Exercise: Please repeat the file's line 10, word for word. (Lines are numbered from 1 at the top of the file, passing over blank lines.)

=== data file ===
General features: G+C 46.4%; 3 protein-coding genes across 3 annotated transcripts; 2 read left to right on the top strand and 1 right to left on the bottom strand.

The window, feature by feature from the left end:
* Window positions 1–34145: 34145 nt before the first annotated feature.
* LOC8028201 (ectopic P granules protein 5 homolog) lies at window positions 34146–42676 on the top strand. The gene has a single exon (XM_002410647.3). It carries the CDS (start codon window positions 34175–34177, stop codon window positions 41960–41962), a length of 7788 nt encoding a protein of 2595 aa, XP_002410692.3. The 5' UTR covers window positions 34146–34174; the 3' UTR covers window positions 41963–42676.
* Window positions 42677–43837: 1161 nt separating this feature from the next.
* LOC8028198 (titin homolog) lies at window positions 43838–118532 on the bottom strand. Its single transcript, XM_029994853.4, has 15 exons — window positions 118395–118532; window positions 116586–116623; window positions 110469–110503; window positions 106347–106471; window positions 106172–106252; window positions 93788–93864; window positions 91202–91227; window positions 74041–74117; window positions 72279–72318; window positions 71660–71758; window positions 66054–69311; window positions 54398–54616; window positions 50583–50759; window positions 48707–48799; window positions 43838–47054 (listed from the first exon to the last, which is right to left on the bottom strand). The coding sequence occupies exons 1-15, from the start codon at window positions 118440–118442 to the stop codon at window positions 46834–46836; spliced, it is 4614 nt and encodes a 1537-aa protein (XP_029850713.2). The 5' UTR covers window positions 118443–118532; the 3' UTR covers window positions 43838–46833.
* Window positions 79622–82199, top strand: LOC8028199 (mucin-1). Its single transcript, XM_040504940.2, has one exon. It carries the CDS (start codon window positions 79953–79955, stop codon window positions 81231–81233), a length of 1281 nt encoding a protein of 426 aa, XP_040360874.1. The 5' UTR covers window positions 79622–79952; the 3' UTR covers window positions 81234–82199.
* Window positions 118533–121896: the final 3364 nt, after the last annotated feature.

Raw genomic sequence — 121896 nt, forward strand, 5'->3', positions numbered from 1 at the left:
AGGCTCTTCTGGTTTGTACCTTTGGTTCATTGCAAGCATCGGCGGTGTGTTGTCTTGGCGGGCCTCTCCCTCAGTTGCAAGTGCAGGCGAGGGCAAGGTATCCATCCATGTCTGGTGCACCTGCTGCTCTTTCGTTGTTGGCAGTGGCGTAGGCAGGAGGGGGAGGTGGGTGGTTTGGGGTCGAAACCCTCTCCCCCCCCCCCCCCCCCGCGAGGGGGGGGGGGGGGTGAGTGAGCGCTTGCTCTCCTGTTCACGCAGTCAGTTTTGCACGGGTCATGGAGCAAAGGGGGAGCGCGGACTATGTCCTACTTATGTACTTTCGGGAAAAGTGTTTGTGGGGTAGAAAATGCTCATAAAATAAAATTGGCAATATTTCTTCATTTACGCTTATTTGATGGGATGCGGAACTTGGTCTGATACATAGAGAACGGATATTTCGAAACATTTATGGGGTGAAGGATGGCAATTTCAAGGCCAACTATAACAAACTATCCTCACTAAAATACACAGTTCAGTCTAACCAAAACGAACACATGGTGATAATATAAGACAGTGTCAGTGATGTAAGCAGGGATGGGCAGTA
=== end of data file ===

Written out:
AGGCTCTTCTGGTTTGTACCTTTGGTTCATTGCAAGCATCGGCGGTGTGTTGTCTTGGCGGGCCTCTCCCTCAGTTGCAAGTGCAGGCGAGGGCAAGGTATCCATCCATGTCTGGTGCACCTGCTGCTCTTTCGTTGTTGGCAGTGGCGTAGGCAGGAGGGGGAGGTGGGTGGTTTGGGGTCGAAACCCTCTCCCCCCCCCCCCCCCCCGCGAGGGGGGGGGGGGGGTGAGTGAGCGCTTGCTCTCCTGTTCACGCAGTCAGTTTTGCACGGGTCATGGAGCAAAGGGGGAGCGCGGACTATGTCCTACTTATGTACTTTCGGGAAAAGTGTTTGTGGGGTAGAAAATGCTCATAAAATAAAATTGGCAATATTTCTTCATTTACGCTTATTTGATGGGATGCGGAACTTGGTCTGATACATAGAGAACGGATATTTCGAAACATTTATGGGGTGAAGGATGGCAATTTCAAGGCCAACTATAACAAACTATCCTCACTAAAATACACAGTTCAGTCTAACCAAAACGAACACATGGTGATAATATAAGACAGTGTCAGTGATGTAAGCAGGGATGGGCAGTA